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Opera companies’ options in a time of crisis

Opera companies’ options in a time of crisis
January 10, 2021

With the COVID-19 crisis having creating unsettling questions for performing arts around the world, a new publication explores what opera companies need to do so survive the pandemic.

Massachusetts Institute of Technology Associate Professor, Emily Richmond Pollock is a music historian who studies how opera has evolved while keeping its links to the past intact.

Her second book, now in progress, focuses on contemporary opera festivals in the USA and the artistic choices they confront.

With the Coronavirus pandemic upending daily life, Pollock states “it’s a disaster for the performing arts sector (and) companies are going to have decisions to make about how to move forward.”

As Pollock’s work emphasises, even when opera moves forward it tends to conserve its heritage more than other forms of music do. This is opera’s essential tension: How does it balance innovation and tradition? The pandemic reopens such questions for opera companies today. Does social crisis generate an impulse toward experiencing new works, or intensify people’s desire to see the familiar again?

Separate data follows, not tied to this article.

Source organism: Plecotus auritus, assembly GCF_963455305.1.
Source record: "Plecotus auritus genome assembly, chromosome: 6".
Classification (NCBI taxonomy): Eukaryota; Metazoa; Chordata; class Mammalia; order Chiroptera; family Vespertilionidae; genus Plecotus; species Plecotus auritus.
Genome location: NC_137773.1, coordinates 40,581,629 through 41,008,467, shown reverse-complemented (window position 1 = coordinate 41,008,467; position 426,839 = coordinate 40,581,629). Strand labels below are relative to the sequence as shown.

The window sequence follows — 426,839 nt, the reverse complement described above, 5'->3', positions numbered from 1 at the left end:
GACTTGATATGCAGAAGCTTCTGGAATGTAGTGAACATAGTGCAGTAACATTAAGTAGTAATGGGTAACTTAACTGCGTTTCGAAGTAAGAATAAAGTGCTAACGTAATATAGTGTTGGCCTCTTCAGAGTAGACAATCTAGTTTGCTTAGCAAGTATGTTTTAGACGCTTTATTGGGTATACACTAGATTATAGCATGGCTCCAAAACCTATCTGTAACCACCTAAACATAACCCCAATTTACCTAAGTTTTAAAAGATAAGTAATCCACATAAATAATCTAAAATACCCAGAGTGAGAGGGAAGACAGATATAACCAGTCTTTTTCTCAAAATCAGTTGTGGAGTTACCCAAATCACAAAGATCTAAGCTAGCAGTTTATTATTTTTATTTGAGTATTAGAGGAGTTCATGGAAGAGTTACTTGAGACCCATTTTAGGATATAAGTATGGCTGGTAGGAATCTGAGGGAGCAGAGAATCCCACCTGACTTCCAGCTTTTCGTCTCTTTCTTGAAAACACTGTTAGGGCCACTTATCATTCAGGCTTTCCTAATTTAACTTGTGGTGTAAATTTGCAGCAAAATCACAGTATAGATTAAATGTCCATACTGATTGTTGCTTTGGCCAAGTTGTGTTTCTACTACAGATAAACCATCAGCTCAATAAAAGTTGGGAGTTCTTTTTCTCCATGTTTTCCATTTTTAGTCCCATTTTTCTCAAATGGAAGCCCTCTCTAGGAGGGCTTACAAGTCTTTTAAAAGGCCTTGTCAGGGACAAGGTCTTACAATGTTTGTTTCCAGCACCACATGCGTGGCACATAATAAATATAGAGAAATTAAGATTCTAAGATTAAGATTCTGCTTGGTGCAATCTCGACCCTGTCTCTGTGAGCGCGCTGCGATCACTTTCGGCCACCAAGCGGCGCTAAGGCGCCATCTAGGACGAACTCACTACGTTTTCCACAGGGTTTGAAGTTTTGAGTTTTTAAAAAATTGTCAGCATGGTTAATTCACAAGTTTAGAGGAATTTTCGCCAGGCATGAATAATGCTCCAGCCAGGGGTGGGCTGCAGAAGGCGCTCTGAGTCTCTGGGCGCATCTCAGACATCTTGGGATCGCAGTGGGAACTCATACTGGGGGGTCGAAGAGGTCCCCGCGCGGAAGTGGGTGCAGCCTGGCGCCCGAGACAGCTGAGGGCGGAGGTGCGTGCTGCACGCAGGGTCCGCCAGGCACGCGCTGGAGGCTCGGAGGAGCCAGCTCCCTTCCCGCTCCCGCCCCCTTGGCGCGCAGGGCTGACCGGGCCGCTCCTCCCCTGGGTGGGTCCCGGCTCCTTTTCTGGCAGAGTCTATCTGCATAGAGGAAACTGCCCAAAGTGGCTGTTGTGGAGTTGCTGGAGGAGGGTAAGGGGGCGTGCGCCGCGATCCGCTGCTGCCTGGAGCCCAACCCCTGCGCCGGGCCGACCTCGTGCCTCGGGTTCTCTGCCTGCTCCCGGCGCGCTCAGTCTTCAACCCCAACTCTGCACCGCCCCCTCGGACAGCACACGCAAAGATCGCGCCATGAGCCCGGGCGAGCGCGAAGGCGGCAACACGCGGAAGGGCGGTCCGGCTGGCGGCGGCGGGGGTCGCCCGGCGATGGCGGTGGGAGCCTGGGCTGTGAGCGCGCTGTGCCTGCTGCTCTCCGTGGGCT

Pollock explains “in the immediate post war period, the first production in a German opera house would be ‘The Marriage of Figaro’ or ‘Fidelio,’ something standard in their repertoire, for which they already had costumes and could cobble together sets.

“It wasn’t the most innovative thing, but it was comfortable and materially possible. In COVID times, a lot of opera companies are looking for new work that is native to Zoom or tailored for alternative performance ideas.

“It’s a contrast - but I wonder if innovative works and new modalities will become the norm, or if companies will revert to the known quantities when they come back to life.”

Studying opera in troubled times can yield subtle insights beyond that. For instance, even when audiences seek out familiar classics, new meanings may be found.

Pollock adds “opera is both an escape and a way of processing things.

“Stories from a long time ago can be surprisingly relevant with a new set of circumstances. Think of all the people in operas with horrible diseases - it’s almost a cliché that the soprano is dying of consumption and her friends are devastated.

“We had, pre-COVID, (more) distance from that. But now (many people) know someone who has died gasping for breath. That makes it quite difficult to watch, and quite moving. Some (canonical) operas might help us get in touch with our very human, present feelings.”

Drawing these parallels, from her first book (a study of opera in post war Germany) to her second project, isn’t something Pollock anticipated doing a year ago. But her scholarship always aims to illuminate the political and social context of music.

For her research and teaching, Pollock was awarded tenure at MIT earlier this year.

Click here for more information.

Images: Milan's La Scala Opera House (top, credit: VivaTicket) and  Emily Pollock (below, credit: MIT).

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